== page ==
16 January 2019 – SAFA NEC Member Ms Natasha Tsichlas remembers the good times shared with legendary Phil “Chippa” Masinga, over the past 25 years. The two knew each other since the days when Chippa was the chief striker of Mamelodi Sundowns and this relationship continued long after that.
Masinga was very close to the Tsichlas family not only as a player at Mamelodi Sundowns between 1991-1994, but throughout his football life.
He spent a lot of time with the then Sundowns owners in South Africa and even spent time with them at their family home in Greece. In fact Ms Tsichlas was one of the last people to see Masinga on his bedside only last week before he passed away last Sunday.
Masinga is mostly remembered for his long range shot that qualified South Africa for their first ever FIFA World Cup in 1998 in France, but Tsichlas remembers the gangling striker as a great human being than a soccer star. To her Phil was part of the Tsichlas family.
“I have some sense of relief that Angelo and I visited Phil three days before he passed away. I remember how happy he looked on the day, we all believed he would win the illness battle, but God has his own ways.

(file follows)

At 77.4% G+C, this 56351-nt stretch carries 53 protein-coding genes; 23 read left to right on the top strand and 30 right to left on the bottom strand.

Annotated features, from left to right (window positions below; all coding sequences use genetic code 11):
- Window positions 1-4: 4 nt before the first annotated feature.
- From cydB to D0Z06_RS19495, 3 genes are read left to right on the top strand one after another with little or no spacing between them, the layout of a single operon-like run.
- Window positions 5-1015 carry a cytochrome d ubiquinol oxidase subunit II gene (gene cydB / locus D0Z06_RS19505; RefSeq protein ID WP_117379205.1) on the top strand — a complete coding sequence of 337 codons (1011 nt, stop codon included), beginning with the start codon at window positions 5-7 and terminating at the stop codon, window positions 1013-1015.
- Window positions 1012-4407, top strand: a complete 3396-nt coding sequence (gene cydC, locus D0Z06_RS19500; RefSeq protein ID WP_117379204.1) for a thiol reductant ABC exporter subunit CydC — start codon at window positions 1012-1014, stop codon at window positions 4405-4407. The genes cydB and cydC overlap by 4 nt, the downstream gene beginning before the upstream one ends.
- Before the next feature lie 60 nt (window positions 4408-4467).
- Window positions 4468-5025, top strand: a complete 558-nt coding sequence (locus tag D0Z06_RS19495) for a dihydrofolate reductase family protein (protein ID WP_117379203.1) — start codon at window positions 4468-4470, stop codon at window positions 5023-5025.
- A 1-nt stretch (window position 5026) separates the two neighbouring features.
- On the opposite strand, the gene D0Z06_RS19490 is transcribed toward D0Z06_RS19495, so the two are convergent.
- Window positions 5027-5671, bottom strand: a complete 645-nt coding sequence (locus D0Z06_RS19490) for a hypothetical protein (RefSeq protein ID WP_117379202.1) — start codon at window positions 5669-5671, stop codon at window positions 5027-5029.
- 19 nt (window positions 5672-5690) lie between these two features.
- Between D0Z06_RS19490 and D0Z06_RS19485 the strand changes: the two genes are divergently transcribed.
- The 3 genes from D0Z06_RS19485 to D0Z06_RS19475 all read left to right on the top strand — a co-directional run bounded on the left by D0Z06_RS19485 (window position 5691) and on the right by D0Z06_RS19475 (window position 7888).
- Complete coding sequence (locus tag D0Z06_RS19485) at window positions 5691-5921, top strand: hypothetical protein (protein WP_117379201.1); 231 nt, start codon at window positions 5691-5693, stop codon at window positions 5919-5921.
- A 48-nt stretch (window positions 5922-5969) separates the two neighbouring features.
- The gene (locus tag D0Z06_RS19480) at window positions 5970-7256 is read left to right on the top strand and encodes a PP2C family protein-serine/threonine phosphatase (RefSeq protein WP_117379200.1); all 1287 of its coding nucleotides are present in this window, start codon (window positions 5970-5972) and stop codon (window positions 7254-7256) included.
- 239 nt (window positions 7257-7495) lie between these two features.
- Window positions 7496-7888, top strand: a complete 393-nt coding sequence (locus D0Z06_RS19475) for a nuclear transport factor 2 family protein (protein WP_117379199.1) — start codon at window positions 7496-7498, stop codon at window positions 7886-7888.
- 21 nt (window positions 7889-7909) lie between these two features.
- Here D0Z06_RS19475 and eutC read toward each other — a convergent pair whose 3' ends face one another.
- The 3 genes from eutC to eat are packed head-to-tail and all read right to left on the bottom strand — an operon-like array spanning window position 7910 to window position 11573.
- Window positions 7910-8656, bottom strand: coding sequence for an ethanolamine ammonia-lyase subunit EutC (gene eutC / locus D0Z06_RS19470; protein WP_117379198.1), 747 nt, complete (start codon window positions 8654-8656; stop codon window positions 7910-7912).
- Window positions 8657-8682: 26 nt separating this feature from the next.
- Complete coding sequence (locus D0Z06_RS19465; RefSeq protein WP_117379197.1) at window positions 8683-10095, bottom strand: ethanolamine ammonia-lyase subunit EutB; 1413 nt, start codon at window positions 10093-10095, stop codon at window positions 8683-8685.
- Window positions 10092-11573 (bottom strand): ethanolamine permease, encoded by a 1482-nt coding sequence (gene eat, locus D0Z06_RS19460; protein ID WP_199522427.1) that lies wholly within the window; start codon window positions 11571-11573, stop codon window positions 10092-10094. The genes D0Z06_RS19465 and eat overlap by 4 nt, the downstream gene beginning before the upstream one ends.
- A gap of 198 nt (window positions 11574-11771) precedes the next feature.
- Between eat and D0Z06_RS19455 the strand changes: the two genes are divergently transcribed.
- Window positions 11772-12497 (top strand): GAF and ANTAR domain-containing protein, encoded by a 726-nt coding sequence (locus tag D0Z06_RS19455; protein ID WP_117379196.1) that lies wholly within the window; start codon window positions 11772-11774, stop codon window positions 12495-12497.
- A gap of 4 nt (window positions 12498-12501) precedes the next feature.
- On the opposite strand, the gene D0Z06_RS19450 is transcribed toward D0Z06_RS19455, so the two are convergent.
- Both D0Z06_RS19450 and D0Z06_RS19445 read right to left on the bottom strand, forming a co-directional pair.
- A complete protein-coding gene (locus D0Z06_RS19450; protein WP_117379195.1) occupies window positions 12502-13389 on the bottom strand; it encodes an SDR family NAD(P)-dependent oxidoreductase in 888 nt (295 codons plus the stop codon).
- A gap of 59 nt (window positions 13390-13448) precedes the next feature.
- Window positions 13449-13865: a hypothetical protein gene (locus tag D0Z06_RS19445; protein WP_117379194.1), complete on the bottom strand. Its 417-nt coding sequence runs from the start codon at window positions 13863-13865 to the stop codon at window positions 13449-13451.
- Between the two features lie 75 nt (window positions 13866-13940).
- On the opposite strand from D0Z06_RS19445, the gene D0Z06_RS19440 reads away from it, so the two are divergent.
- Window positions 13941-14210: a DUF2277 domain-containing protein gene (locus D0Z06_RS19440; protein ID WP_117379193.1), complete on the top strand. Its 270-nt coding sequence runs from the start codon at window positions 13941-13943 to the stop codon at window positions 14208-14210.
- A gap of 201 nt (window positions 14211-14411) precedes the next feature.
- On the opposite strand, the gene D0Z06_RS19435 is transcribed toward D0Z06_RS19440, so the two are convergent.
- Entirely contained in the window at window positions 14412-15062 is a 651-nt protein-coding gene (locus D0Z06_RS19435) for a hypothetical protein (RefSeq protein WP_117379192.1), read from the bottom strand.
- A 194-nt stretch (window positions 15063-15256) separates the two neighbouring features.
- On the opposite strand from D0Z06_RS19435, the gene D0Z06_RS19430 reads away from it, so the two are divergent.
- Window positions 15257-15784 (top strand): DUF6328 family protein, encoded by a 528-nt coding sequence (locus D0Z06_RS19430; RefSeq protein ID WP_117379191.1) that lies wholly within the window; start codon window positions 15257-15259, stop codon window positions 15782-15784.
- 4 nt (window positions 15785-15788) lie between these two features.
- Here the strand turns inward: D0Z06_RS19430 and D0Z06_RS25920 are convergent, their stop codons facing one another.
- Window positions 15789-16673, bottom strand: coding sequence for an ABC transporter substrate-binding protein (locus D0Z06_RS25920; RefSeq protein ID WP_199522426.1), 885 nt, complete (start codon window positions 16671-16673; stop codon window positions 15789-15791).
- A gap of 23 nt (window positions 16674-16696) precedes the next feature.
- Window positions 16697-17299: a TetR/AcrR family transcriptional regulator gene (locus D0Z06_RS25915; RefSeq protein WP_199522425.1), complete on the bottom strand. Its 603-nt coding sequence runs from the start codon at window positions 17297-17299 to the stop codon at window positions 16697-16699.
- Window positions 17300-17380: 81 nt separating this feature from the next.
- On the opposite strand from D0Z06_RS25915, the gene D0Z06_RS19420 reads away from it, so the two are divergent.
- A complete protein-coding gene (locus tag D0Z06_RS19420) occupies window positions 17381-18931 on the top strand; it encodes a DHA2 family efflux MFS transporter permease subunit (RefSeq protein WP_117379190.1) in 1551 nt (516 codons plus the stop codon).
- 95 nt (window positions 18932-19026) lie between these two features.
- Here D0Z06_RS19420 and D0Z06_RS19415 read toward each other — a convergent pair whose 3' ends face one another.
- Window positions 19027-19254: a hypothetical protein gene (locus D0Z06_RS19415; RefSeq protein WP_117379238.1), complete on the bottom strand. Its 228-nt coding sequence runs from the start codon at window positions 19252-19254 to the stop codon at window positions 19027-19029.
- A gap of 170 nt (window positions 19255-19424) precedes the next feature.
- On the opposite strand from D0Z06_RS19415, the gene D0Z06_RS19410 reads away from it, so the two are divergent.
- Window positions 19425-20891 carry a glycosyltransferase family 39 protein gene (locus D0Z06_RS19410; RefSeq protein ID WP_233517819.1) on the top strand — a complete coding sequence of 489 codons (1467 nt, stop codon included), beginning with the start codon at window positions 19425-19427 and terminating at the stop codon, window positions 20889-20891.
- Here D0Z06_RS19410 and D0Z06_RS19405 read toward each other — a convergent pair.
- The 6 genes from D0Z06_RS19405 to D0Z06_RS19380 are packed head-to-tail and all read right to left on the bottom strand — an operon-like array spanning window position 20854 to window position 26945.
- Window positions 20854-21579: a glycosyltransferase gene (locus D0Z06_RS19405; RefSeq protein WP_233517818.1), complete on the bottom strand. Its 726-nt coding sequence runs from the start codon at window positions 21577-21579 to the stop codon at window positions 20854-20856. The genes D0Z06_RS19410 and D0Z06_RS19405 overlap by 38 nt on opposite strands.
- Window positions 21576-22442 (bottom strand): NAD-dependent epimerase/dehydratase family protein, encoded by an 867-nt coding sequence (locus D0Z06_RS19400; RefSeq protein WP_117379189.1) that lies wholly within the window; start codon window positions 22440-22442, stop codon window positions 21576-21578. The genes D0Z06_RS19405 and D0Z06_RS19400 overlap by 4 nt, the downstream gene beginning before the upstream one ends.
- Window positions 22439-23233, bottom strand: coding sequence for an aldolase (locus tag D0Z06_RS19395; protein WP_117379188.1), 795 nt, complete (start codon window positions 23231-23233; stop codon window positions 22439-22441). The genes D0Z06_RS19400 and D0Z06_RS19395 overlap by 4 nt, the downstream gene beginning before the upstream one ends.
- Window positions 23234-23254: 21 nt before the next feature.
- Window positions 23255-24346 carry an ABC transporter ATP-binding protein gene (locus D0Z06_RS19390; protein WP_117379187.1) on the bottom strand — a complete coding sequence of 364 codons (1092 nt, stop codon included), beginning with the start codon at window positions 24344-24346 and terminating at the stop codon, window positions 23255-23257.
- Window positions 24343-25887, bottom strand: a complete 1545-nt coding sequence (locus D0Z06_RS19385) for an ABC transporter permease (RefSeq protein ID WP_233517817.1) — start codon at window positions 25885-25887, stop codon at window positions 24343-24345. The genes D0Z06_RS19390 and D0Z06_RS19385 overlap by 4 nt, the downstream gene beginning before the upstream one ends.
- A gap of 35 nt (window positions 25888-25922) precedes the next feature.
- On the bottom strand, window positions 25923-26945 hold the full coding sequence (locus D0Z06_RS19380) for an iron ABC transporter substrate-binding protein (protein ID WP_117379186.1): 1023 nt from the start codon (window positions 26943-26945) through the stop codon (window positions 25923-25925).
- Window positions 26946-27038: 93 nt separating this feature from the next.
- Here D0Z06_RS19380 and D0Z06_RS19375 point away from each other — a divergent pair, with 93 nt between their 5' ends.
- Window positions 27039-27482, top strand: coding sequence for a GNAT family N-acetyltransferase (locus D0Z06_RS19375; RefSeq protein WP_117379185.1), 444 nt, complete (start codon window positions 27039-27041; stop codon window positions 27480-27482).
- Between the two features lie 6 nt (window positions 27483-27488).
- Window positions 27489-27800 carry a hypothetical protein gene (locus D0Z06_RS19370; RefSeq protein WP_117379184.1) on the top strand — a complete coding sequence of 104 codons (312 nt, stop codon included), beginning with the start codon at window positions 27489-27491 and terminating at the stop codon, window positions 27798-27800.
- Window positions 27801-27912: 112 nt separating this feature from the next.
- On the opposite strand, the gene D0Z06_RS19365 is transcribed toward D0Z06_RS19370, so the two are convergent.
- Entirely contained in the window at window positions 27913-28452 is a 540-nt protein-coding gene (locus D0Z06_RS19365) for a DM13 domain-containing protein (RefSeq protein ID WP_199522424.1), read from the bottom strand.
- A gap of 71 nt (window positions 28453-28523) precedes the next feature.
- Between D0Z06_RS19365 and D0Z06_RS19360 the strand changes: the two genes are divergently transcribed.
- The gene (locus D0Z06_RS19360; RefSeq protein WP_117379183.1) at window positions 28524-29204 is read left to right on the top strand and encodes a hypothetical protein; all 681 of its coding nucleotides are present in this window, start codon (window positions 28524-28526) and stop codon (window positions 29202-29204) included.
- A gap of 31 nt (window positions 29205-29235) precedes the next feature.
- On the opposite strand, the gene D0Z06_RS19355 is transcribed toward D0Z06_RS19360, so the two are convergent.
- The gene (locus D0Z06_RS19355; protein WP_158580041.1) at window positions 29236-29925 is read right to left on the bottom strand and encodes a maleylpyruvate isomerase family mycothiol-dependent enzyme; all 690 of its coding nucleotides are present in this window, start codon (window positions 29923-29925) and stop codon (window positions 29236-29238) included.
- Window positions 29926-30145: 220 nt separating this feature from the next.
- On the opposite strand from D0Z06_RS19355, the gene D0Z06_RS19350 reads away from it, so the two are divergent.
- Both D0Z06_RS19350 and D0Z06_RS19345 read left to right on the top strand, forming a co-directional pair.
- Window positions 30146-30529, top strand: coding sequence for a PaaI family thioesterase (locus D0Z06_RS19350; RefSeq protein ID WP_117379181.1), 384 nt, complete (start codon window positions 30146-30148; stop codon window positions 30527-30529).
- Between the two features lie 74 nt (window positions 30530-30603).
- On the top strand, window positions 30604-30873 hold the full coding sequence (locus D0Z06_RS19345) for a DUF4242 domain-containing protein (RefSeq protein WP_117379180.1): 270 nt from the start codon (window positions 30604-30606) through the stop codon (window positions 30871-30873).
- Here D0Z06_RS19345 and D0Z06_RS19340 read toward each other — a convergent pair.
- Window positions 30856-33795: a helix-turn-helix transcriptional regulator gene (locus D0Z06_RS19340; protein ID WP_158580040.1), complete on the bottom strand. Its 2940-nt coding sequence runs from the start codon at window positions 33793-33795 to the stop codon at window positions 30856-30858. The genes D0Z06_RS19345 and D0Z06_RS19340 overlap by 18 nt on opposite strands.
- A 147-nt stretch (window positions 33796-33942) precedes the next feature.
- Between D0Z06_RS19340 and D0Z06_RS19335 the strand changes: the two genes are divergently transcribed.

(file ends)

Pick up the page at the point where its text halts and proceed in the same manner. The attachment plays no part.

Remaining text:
“As soon as we walked in, I remember the smile on his face as he told everyone in the room, that these are my parents [referring to Natasha and Angelo Tsichlas].
“We reminisced on some of the great times we have had over the pasted years, and two very special memories came up,” recalled Tshiclas.
The late Masinga played for Mamelodi Sundowns from 1991- 1994, where he scored 100 goals from 108 matches, then the best ever club record in South African football.
“Part of Phil’s career was to score goals. He loved scoring goals,” added Tshiclas.
“Phil was such a professional, a gentleman and also confident and motivating to the other players. I used to wish that all my players had his qualities,” said Tsichlas.
Tsichlas also spoke about the relationship that Masinga helped to establish between Sundowns and Leeds when he moved abroad.
“We had an agreement with Leeds United that they would come to play Sundowns in a friendly match after Masinga made his move to the UK-based club. This match was historic as it was the first international football match ever played at Loftus Stadium.
“Masinga’s move to Leeds United allowed for this. The match was played on a Tuesday and I remember very vividly how he played the first half for Leeds and the second half for Sundowns,” she said with a chuckle.
“The score was goalless at half time and he scored the winning goal for Sundowns in the second half and we beat Leeds 1-0. The supporters went wild, and this is the first time football supporters stood up and sang the new South African national anthem in Loftus Stadium,” said Tsichlas.
“Masinga’s death has come as a big shock to the nation, and we as the Tsichlas family have lost a son. We send our condolences to the Masinga family and international football community at large. “